A New Hospitalist Model for Managing High-Cost, High-Need Patients

Executive Summary

A partnership between the Boston Medical Center and Commonwealth Care Alliance, a community-based health care organization, provides a promising new hospitalist model for inpatient treatment of complex care patients — patients with extensive, persistently expensive medical needs. Complex care patients typically have complicated medical histories, functional limitations or disabilities, numerous medications prescribed by multiple outpatient providers, and social drivers of illness. Providing hospital inpatient treatment for them is challenging. Conventional hospitalist and extensivist models have limitations. A new complex care model may be the solution.

A partnership between the Boston Medical Center and Commonwealth Care Alliance, a community-based health care organization, provides a promising new hospitalist model for inpatient treatment of complex care patients — patients with extensive, persistently expensive medical needs.

Complex care patients typically have complicated medical histories, functional limitations or disabilities, numerous medications prescribed by multiple outpatient providers, and social drivers of illness. Providing hospital inpatient treatment for them is challenging.

For example, the increasingly prominent hospitalist model depends on hospital-based physicians with expertise in hospital care for admitted patients. But these physicians have little to no prior experience with the patients they treat. Some data has shown that this model can lead to lower average length of stay without increasing costs, though the impact on patient-centered outcomes and total medical costs is unclear. Particularly for more complex, chronically ill patients, it is not known whether a hospital physician with expertise in complex care and understanding of an individual patient’s history could achieve better patient-centered outcomes than a traditional hospitalist.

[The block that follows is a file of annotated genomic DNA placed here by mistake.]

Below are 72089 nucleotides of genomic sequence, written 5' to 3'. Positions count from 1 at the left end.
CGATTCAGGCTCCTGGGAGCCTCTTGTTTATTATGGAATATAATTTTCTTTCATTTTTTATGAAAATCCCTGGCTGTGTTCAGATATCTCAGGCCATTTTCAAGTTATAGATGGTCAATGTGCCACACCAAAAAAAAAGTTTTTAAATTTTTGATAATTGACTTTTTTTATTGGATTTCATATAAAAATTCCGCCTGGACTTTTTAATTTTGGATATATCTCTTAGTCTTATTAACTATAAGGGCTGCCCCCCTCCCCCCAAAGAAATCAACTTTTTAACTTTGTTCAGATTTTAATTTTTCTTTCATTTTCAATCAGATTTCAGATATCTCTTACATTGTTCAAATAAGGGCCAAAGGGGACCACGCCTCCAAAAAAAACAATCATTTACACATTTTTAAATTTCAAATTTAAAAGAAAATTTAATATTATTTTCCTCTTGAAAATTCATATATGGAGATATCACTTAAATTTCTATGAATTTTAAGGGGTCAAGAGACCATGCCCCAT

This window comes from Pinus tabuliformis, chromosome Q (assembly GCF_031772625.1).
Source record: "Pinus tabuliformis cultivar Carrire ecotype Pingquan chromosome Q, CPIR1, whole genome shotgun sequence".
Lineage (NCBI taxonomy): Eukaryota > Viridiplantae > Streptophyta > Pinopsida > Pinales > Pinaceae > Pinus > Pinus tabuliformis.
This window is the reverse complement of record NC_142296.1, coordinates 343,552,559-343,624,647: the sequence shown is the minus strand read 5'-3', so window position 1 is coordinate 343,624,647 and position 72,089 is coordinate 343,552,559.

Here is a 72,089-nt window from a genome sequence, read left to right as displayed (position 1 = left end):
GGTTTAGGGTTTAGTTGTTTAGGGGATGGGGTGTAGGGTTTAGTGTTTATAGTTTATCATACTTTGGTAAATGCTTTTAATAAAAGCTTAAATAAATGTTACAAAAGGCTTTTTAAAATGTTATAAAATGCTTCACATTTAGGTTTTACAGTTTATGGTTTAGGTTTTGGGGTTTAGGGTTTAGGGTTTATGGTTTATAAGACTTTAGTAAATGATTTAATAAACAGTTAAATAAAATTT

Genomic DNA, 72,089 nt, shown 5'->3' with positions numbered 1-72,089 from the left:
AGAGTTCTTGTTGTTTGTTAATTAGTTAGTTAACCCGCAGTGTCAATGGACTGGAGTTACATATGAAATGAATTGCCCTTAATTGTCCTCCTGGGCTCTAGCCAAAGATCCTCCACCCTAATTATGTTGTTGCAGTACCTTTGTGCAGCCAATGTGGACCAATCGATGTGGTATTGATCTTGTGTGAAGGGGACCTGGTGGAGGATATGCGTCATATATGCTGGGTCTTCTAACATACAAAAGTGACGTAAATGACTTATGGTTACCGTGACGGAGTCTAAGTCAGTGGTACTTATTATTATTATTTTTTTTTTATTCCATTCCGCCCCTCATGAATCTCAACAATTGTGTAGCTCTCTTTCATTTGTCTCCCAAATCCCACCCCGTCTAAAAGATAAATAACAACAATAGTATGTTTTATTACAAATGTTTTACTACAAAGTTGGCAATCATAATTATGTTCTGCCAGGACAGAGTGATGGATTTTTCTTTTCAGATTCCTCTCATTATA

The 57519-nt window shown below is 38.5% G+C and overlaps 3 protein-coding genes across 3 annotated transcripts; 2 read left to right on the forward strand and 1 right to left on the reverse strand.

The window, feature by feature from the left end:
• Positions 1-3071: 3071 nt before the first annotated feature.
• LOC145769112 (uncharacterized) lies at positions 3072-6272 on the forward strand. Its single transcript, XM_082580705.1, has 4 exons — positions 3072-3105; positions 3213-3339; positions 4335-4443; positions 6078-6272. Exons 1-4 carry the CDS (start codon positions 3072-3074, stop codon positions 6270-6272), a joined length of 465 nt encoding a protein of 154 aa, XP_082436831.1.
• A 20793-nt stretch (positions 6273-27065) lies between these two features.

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Care delivery organizations that assume financial risk have also invested in models that improve transitions between inpatient and outpatient settings, with the goal of decreasing readmissions and other complications that come with disconnected care. For example, organizations such as CareMore have invested in “extensivists,” primary care physicians who travel to hospitals where CareMore patients are admitted and link the hospital stay with primary care. Extensivists (also known as “comprehensivists”) aim to influence the hospital course of treatment and, following discharge, the transition to outpatient care. CareMore credits this model with a 30-day hospital readmissions rate for Medicare patients that is 40% less than the national average.

Extensivists do not, however, manage the patient in the hospital and thus cede ultimate control of decision making and clinical care to their patients’ hospitalists. Most of these hospitalists do not specialize in the care of patients with complex medical and social needs and disabilities. Nevertheless, as the CareMore results indicate, extensivists do improve patient outcomes through a degree of influence over the hospital setting. Could a hospitalist service dedicated to the care of complex patients have even greater impact?

To find out, Commonwealth Care Alliance and Boston Medical Center created a hospitalist service staffed with physicians and mid-level providers who specialize in complex care. (Commonwealth Care Alliance offers health plans to individuals who are dually eligible for Medicare and Medicaid and serves patients who are significantly more medically and socially complex than the average population.) This complex care hospitalist model — which launched in July 2016 —has four fundamental, replicable components.

Communication. The complex care hospitalist team communicates frequently with patients’ primary care teams, something that conventional hospitalists do not often do. Primary care providers are contacted on admission, are given updates throughout the hospitalization, and are consulted when discharge planning begins. Communication occurs via e-mail, phone, and text and is used to verify medications, history and context of illness, and social factors that may be relevant to an admission. For example, if a new diagnosis is made during the hospitalization, the primary care team is notified and asked to help deliver the news to the patient and the family, improving both patients’ experiences and the transition out of the hospital.